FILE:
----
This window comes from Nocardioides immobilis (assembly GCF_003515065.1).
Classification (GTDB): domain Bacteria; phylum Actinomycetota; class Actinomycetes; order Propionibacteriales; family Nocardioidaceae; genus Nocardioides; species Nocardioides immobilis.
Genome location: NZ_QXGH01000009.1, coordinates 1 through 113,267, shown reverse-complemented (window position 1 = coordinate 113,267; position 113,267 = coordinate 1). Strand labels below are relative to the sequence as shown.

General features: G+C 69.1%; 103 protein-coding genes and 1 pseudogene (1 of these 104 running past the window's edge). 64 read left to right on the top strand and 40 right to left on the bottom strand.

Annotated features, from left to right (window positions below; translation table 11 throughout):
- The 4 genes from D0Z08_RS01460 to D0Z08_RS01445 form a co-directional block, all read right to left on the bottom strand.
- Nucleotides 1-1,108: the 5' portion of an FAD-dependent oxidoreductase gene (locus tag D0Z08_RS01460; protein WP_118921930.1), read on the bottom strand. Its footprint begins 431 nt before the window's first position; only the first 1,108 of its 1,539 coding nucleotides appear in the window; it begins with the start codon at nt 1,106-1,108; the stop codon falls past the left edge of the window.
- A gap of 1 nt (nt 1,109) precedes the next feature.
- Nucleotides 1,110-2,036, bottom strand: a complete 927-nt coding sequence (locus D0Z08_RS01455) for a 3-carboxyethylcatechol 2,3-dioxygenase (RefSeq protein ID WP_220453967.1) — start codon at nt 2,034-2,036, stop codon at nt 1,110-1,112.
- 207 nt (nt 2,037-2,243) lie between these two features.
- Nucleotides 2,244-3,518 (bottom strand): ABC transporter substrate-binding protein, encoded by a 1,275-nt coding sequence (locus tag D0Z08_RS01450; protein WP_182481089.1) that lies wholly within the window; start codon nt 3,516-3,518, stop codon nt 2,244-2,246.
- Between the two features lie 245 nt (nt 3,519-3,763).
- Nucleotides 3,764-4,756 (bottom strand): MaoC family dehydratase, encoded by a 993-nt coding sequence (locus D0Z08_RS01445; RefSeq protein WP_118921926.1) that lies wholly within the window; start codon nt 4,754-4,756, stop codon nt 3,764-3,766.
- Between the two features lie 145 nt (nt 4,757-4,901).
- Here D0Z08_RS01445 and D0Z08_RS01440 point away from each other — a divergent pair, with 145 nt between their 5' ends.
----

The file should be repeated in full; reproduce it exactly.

This window comes from Nocardioides immobilis (assembly GCF_003515065.1).
Classification (GTDB): domain Bacteria; phylum Actinomycetota; class Actinomycetes; order Propionibacteriales; family Nocardioidaceae; genus Nocardioides; species Nocardioides immobilis.
Genome location: NZ_QXGH01000009.1, coordinates 1 through 113,267, shown reverse-complemented (window position 1 = coordinate 113,267; position 113,267 = coordinate 1). Strand labels below are relative to the sequence as shown.

General features: G+C 69.1%; 103 protein-coding genes and 1 pseudogene (1 of these 104 running past the window's edge). 64 read left to right on the top strand and 40 right to left on the bottom strand.

Annotated features, from left to right (window positions below; translation table 11 throughout):
- The 4 genes from D0Z08_RS01460 to D0Z08_RS01445 form a co-directional block, all read right to left on the bottom strand.
- Nucleotides 1-1,108: the 5' portion of an FAD-dependent oxidoreductase gene (locus tag D0Z08_RS01460; protein WP_118921930.1), read on the bottom strand. Its footprint begins 431 nt before the window's first position; only the first 1,108 of its 1,539 coding nucleotides appear in the window; it begins with the start codon at nt 1,106-1,108; the stop codon falls past the left edge of the window.
- A gap of 1 nt (nt 1,109) precedes the next feature.
- Nucleotides 1,110-2,036, bottom strand: a complete 927-nt coding sequence (locus D0Z08_RS01455) for a 3-carboxyethylcatechol 2,3-dioxygenase (RefSeq protein ID WP_220453967.1) — start codon at nt 2,034-2,036, stop codon at nt 1,110-1,112.
- 207 nt (nt 2,037-2,243) lie between these two features.
- Nucleotides 2,244-3,518 (bottom strand): ABC transporter substrate-binding protein, encoded by a 1,275-nt coding sequence (locus tag D0Z08_RS01450; protein WP_182481089.1) that lies wholly within the window; start codon nt 3,516-3,518, stop codon nt 2,244-2,246.
- Between the two features lie 245 nt (nt 3,519-3,763).
- Nucleotides 3,764-4,756 (bottom strand): MaoC family dehydratase, encoded by a 993-nt coding sequence (locus D0Z08_RS01445; RefSeq protein WP_118921926.1) that lies wholly within the window; start codon nt 4,754-4,756, stop codon nt 3,764-3,766.
- Between the two features lie 145 nt (nt 4,757-4,901).
- Here D0Z08_RS01445 and D0Z08_RS01440 point away from each other — a divergent pair, with 145 nt between their 5' ends.